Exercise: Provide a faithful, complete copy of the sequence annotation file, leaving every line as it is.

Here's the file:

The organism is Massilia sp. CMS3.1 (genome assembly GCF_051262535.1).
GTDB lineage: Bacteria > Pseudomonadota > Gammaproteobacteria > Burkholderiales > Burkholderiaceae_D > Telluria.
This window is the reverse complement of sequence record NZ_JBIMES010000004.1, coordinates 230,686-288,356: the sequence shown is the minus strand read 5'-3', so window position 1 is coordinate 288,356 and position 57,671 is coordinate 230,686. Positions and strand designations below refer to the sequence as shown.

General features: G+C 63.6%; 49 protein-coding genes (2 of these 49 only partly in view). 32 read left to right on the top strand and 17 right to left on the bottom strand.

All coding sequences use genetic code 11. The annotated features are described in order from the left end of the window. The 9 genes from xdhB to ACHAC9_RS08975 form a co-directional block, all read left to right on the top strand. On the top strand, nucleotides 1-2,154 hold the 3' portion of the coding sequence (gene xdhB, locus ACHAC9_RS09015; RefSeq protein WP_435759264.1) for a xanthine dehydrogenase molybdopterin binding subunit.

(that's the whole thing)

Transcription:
The organism is Massilia sp. CMS3.1 (genome assembly GCF_051262535.1).
GTDB lineage: Bacteria > Pseudomonadota > Gammaproteobacteria > Burkholderiales > Burkholderiaceae_D > Telluria.
This window is the reverse complement of sequence record NZ_JBIMES010000004.1, coordinates 230,686-288,356: the sequence shown is the minus strand read 5'-3', so window position 1 is coordinate 288,356 and position 57,671 is coordinate 230,686. Positions and strand designations below refer to the sequence as shown.

General features: G+C 63.6%; 49 protein-coding genes (2 of these 49 only partly in view). 32 read left to right on the top strand and 17 right to left on the bottom strand.

All coding sequences use genetic code 11. The annotated features are described in order from the left end of the window. The 9 genes from xdhB to ACHAC9_RS08975 form a co-directional block, all read left to right on the top strand. On the top strand, nucleotides 1-2,154 hold the 3' portion of the coding sequence (gene xdhB, locus ACHAC9_RS09015; RefSeq protein WP_435759264.1) for a xanthine dehydrogenase molybdopterin binding subunit.